From 1871 the 9-pdr. and 16pdr.RML became the standard field guns for horse and field batteries; their range espectively were 2,000-3,300 yards and 1,800-4,000, depending on elevation.

Now all that remains is to find illustrations of these different pieces of artillery.

Prince of Essling11 Jun 2024 1:09 a.m. PST

Armstrong 12-pdr.rifled breech-loaders(RBL)at the Australian War Memorial, Canberra.
RML 9-pounder 8 cwt Field Gun, at CFB Gagetown, New Brunswick.

hi EEE ya Supporting Member of TMP11 Jun 2024 10:26 p.m. PST

@Prince of Essling

The Armstrong 12-pdr.rifled breech-loaders (RBL) is less known than the 9-pdr.RML.

Now I wonder if it is its carriage that the Württembergs used in 1870 -71 for their Krupp cannons or that of the SBML 9 pounder 13 cwt of 1801.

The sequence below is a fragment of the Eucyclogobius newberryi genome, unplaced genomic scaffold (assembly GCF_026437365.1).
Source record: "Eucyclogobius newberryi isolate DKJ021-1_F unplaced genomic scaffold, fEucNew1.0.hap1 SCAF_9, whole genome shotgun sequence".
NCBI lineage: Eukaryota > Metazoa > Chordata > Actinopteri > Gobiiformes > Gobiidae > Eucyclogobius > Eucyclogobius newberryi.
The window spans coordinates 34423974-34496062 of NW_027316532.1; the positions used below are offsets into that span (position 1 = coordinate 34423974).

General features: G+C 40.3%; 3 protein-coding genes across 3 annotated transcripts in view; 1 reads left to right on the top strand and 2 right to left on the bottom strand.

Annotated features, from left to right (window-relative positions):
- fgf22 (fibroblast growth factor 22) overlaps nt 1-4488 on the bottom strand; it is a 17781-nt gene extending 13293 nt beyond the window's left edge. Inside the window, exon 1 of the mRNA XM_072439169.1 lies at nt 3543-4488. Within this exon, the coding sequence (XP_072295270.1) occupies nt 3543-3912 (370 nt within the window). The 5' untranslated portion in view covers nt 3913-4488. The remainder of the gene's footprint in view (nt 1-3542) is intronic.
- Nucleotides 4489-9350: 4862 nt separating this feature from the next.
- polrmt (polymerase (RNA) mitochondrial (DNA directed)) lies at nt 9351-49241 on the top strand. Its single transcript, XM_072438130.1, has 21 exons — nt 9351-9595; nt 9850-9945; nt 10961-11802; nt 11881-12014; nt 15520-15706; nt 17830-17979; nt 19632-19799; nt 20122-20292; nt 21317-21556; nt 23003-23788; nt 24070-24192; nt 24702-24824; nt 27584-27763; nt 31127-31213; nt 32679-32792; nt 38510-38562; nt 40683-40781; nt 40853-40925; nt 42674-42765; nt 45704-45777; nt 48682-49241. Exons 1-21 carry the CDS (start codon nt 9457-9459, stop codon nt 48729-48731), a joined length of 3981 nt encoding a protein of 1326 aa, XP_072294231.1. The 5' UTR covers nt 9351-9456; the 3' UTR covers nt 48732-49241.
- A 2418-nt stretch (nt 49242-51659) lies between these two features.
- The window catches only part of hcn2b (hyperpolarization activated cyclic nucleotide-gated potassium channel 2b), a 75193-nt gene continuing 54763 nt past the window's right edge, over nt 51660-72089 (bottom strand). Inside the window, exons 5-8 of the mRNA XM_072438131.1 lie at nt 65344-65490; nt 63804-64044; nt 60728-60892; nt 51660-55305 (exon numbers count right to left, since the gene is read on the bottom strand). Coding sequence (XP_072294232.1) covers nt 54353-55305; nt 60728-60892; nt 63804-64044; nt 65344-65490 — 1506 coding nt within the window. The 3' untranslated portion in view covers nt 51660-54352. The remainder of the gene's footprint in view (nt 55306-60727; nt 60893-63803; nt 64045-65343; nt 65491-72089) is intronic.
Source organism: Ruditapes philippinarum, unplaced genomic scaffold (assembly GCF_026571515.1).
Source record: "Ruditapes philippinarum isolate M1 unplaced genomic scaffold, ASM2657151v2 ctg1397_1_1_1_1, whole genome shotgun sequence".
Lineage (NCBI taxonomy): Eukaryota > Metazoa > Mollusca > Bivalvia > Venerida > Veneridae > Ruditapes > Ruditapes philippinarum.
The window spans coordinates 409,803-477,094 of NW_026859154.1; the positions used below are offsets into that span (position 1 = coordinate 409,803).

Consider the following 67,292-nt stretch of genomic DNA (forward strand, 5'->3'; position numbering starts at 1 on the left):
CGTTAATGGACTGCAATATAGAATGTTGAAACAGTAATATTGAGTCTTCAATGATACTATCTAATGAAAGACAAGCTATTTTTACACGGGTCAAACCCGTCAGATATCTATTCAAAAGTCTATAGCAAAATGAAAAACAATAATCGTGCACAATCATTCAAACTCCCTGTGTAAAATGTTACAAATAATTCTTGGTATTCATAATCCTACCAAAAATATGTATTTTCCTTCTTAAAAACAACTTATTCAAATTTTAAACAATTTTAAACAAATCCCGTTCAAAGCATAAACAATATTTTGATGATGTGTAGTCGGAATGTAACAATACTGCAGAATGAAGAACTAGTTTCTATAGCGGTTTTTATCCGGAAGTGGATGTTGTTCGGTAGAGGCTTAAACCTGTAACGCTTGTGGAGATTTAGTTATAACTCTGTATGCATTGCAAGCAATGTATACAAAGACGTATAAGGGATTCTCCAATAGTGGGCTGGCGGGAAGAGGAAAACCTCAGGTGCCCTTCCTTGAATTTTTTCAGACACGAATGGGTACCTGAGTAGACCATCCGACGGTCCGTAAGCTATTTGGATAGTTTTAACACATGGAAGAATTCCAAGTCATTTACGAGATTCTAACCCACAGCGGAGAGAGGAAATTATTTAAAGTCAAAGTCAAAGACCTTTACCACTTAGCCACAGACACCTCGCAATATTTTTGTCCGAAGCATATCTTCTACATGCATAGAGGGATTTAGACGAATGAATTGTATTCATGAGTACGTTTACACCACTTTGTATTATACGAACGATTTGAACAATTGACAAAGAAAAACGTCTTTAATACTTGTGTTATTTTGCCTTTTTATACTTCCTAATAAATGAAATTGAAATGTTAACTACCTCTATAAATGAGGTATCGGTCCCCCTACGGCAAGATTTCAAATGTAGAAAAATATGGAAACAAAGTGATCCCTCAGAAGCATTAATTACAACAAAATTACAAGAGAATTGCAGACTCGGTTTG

Or the Armstrong 12-pdr.rifled breech-loaders (RBL) uses the same carriage as the SBML 9 pounder 13 cwt of 1801 ?

TMP link

Now where to find Armstrong 12-pdr.rifled breech-loaders(RBL) for 20mm artillerymen figures?


Trockledockle12 Jun 2024 8:23 a.m. PST

Possibly this one? It isn't clear to me which it is.

They also make a Krupp gun.

Newline make a British 9pdr.


hi EEE ya Supporting Member of TMP12 Jun 2024 11:38 p.m. PST

I don't know what this gun is either.

But in any case Jacklex miniatures are 20 mm too small for my Minifigs 25 mm S Range.

Trockledockle13 Jun 2024 2:56 a.m. PST

You did ask for 20mm! Jacklex tend to be 1/72 rather than the current 20mm.

Trockledockle13 Jun 2024 3:11 a.m. PST